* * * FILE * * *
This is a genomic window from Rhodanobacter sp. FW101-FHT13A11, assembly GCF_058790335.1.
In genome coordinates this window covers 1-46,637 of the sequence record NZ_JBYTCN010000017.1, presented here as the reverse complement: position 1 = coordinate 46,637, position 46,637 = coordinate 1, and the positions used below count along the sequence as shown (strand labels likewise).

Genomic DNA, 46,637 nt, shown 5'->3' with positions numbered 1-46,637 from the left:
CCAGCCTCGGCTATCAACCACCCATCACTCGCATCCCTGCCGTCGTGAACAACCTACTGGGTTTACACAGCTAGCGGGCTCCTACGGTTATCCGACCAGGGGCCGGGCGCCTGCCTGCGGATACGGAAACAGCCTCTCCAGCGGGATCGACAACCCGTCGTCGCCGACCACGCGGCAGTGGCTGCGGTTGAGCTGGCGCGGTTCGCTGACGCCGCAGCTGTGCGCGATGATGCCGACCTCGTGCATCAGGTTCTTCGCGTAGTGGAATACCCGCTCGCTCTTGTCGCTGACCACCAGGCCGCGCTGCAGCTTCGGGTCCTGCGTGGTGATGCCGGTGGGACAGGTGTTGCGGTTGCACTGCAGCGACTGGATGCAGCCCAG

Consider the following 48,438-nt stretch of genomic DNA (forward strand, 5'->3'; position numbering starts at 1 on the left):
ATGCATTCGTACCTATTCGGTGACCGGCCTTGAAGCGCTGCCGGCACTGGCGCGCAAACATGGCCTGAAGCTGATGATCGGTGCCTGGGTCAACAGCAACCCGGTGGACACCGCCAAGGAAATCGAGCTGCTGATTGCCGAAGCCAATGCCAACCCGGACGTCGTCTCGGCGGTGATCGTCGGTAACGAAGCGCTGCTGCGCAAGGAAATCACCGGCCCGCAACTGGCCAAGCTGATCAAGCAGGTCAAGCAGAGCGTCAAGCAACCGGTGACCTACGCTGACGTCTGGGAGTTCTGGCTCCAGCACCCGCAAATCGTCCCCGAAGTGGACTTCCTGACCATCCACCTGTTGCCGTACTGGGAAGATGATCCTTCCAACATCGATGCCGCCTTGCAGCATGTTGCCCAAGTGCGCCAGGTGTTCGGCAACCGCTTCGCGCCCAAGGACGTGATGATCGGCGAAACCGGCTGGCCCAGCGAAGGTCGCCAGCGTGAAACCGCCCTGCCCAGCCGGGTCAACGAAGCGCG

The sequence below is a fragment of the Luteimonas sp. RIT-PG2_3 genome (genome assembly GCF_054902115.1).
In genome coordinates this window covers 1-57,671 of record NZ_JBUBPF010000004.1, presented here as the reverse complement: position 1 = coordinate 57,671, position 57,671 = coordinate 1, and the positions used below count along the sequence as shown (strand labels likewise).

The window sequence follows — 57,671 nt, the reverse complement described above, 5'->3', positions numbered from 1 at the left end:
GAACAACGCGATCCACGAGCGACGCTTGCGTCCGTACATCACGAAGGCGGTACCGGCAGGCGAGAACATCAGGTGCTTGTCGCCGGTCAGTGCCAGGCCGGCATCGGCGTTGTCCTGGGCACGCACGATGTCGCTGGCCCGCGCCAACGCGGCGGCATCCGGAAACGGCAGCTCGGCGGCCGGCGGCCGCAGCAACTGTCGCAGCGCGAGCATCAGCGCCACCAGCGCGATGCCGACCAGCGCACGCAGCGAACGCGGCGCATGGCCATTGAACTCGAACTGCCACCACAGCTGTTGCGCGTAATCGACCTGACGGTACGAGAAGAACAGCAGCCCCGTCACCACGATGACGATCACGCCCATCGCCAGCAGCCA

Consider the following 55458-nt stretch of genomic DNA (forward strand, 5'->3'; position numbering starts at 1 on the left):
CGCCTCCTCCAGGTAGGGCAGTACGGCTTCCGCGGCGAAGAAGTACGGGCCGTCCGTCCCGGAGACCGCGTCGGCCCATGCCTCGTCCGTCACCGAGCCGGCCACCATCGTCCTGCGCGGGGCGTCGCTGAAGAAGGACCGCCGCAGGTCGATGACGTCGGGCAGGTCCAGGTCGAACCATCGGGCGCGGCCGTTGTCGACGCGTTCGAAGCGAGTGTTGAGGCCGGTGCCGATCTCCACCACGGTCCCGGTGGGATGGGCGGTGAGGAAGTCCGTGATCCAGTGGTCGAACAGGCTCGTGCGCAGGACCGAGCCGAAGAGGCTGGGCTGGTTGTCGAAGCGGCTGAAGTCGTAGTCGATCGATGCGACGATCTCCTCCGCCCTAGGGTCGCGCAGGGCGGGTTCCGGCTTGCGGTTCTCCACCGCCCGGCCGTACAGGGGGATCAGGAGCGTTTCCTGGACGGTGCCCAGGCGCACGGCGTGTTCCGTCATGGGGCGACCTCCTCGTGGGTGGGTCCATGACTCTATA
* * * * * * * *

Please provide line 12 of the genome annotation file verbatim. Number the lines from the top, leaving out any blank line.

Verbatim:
CGCCTCCTCCAGGTAGGGCAGTACGGCTTCCGCGGCGAAGAAGTACGGGCCGTCCGTCCCGGAGACCGCGTCGGCCCATGCCTCGTCCGTCACCGAGCCGGCCACCATCGTCCTGCGCGGGGCGTCGCTGAAGAAGGACCGCCGCAGGTCGATGACGTCGGGCAGGTCCAGGTCGAACCATCGGGCGCGGCCGTTGTCGACGCGTTCGAAGCGAGTGTTGAGGCCGGTGCCGATCTCCACCACGGTCCCGGTGGGATGGGCGGTGAGGAAGTCCGTGATCCAGTGGTCGAACAGGCTCGTGCGCAGGACCGAGCCGAAGAGGCTGGGCTGGTTGTCGAAGCGGCTGAAGTCGTAGTCGATCGATGCGACGATCTCCTCCGCCCTAGGGTCGCGCAGGGCGGGTTCCGGCTTGCGGTTCTCCACCGCCCGGCCGTACAGGGGGATCAGGAGCGTTTCCTGGACGGTGCCCAGGCGCACGGCGTGTTCCGTCATGGGGCGACCTCCTCGTGGGTGGGTCCATGACTCTATA